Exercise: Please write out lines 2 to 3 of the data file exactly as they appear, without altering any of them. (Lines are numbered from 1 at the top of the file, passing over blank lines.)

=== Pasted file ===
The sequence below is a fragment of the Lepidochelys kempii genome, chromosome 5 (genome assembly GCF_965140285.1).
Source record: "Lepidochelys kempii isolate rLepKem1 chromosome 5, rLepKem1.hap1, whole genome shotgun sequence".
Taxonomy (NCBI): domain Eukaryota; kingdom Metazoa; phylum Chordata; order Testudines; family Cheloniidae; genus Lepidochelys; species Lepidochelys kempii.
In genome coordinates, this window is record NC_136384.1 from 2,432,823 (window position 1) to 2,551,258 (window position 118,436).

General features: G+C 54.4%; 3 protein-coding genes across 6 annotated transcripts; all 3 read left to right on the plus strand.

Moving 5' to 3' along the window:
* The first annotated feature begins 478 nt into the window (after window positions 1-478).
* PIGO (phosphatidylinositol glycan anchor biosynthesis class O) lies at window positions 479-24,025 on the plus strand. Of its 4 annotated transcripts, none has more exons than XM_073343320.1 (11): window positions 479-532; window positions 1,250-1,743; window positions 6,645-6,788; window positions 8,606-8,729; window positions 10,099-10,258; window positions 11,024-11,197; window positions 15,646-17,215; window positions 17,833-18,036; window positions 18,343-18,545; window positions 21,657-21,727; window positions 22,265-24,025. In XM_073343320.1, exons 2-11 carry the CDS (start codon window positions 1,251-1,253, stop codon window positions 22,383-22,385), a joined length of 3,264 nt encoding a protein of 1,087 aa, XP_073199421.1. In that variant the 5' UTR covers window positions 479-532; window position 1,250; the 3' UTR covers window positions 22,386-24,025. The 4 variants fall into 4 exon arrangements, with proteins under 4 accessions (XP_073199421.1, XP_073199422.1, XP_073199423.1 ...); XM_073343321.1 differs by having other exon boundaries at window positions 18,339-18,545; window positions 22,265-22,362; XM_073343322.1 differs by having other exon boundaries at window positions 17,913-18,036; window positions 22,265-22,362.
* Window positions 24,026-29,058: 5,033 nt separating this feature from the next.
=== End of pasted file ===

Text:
Source record: "Lepidochelys kempii isolate rLepKem1 chromosome 5, rLepKem1.hap1, whole genome shotgun sequence".
Taxonomy (NCBI): domain Eukaryota; kingdom Metazoa; phylum Chordata; order Testudines; family Cheloniidae; genus Lepidochelys; species Lepidochelys kempii.